It’s the true American story of a legendary family feud – one that spanned decades and nearly launched a war between Kentucky and West Virginia. HATFIELDS & McCOYS, a new threepart, six-hour scripted miniseries, showcases an all-star cast led by Academy® Award winner Kevin Costner and Golden Globe® nominee Bill Paxton starring as Devil Anse Hatfield and Randall McCoy, respectively. The mini series premieres on May 28, 29 and 30, at 9 p.m. on HISTORY®.

 

THE HATFIELDS

Devil Anse Hatfield (Kevin Costner) – The Hatfield patriarch. Devil Anse is devoted to his family and wife Levicy, and a stern but dedicated father to Johnse, William “Cap” Hatfield, and eleven other children. A natural leader, Devil Anse becomes a local entrepreneur with a prosperous logging enterprise.

Levicy Hatfield (Sarah Parish) – Wife of Devil Anse Hatfield and his closest, most trusted confidant, Levicy is the mother of Johnse, Cap, and their eleven other children.

Wall Hatfield (Powers Boothe) – The oldest of the four Hatfield brothers, Wall is a dignified West Virginia judge with a trenchant, cutting manner. He tries to stay out of the feud but, despite being the family’s sagest advisor, soon gets caught up in the violence.

Jim Vance (Tom Berenger) – The uncle of Devil Anse, Jim is a ruthless vindictive man with a nearpsychotic penchant for brutality.

Johnse Hatfield (Matt Barr) – Devil Anse’s and Levicy Hatfield’s first born son. An irrepressible young lothario with an unquenchable appetite for romantic trouble, Johnse woos Roseanna McCoy, knowing the romance is forbidden by both families.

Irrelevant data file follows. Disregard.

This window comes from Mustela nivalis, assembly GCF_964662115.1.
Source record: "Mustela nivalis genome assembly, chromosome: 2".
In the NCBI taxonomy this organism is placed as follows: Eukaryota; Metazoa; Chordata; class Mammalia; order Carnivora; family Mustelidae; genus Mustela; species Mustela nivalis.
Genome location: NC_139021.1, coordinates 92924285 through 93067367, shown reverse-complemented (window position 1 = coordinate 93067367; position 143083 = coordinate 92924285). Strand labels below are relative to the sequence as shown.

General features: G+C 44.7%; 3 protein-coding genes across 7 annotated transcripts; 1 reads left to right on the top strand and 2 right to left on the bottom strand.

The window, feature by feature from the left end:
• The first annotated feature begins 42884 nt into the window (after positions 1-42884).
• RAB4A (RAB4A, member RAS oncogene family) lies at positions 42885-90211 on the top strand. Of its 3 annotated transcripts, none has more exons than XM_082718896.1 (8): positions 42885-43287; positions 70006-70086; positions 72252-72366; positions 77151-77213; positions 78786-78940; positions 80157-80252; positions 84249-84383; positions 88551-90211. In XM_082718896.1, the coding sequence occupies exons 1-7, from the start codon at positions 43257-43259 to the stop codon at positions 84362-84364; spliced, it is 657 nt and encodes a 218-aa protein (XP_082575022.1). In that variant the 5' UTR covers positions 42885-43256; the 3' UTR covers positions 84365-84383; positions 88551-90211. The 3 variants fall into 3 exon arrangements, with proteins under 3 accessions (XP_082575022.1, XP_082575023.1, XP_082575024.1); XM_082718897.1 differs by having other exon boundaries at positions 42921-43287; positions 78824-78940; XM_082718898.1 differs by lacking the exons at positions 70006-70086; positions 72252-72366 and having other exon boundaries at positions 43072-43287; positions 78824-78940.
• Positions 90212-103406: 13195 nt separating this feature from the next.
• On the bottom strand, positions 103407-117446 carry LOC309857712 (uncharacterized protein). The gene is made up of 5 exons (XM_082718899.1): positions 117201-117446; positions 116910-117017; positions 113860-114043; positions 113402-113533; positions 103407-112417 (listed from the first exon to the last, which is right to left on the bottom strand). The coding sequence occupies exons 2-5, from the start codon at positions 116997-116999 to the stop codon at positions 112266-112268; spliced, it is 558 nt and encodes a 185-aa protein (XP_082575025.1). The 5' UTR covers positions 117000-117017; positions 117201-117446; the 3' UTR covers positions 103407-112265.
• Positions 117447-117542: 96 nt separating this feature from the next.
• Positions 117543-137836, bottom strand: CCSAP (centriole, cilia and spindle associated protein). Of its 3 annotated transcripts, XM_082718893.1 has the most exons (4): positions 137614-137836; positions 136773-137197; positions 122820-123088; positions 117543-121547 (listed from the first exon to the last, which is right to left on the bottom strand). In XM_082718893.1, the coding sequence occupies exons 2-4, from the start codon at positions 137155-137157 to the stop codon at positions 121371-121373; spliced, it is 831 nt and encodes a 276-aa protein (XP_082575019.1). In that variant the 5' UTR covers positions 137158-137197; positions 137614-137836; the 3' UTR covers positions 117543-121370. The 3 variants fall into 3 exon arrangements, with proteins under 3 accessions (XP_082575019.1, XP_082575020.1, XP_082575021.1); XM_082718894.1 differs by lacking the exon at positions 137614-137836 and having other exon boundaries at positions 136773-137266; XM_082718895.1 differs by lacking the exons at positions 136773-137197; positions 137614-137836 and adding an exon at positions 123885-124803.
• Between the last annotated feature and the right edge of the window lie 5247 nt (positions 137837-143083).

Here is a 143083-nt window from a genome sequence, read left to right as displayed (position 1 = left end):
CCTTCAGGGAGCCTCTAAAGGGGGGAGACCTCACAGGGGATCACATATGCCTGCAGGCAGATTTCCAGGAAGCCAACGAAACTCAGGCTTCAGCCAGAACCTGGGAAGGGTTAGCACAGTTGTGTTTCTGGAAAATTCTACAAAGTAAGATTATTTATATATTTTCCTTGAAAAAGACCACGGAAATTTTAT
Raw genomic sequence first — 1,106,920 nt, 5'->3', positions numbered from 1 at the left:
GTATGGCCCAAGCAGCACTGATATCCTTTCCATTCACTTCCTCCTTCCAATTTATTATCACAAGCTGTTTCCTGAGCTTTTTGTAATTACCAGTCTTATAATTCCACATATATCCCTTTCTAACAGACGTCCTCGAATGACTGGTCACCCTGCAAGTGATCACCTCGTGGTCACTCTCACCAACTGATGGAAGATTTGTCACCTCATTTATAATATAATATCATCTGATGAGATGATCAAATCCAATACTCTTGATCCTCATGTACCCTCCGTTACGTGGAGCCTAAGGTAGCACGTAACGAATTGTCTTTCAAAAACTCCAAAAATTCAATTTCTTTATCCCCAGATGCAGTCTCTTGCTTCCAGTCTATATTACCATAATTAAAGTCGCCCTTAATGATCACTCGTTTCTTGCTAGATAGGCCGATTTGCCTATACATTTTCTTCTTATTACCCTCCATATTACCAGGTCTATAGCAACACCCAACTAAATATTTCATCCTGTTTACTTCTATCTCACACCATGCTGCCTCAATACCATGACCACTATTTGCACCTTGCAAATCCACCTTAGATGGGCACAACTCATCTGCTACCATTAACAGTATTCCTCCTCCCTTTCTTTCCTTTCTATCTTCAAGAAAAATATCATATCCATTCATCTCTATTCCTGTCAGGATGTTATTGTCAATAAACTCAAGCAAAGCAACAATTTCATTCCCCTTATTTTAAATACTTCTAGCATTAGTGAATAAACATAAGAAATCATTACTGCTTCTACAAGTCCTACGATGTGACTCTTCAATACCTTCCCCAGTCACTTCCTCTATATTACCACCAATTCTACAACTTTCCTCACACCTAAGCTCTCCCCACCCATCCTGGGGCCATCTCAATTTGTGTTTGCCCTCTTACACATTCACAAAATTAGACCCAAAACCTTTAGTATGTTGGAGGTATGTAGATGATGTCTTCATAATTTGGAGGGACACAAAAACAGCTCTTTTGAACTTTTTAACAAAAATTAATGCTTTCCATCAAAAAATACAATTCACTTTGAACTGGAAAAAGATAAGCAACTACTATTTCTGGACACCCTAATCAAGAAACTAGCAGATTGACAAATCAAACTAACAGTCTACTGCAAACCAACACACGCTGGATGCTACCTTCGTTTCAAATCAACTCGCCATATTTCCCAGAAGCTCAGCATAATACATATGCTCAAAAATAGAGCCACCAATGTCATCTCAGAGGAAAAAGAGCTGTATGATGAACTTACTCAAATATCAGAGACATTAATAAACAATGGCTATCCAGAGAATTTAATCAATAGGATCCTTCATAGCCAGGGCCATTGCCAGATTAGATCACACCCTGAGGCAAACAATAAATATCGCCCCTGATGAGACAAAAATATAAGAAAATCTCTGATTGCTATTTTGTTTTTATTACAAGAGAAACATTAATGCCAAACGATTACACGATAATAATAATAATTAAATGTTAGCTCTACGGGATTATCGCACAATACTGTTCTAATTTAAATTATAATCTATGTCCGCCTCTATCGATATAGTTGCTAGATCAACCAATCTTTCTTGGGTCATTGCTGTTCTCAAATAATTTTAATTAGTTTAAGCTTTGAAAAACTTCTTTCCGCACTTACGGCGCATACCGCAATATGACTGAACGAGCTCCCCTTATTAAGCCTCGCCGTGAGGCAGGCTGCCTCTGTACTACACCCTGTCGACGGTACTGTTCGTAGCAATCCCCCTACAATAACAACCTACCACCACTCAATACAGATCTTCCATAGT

William “Cap” Hatfield (Boyd Holbrook) – Johnse’s younger brother, Cap is badly injured in a logging accident; a splinter ruins his eye and leaves it cloudy for life. Touchy when insulted, Cap proves to be the best rifle shot of the family, and is able to kill from a considerable distance with his good eye.

Cotton Top Mounts (Noel Fisher) – The illegitimate son of Ellison Hatfield, Cotton Top is simpleminded and feels important when trusted with even the slightest responsibility.

Good ‘Lias Hatfield (Greg Patmore) – One of Devil Anse’s older brothers, he is a sly, bearded man with a happy demeanor. A musician, his purchase of a fiddle from Tolbert McCoy becomes the impetus for a fight between the families that has catastrophic consequences.

Ellison Hatfield (Damian O’Hare) – Devil Anse’s youngest brother, Ellison is large and powerful and functions as a family peacemaker until struck by tragedy.

Floyd Hatfield (Lloyd Hutchinson) – Cousin to Devil Anse, Floyd is accused by Randall McCoy of having stolen a pig. The subsequent trial intensifies the bad blood between the two families and triggers a new wave of violence in the burgeoning feud.

Bill Staton (Michael Greco) – A logger who works for the Hatfield family, Bill becomes a key witness during the court trial between Randall McCoy and Floyd Hatfield.

 

THE MCCOYS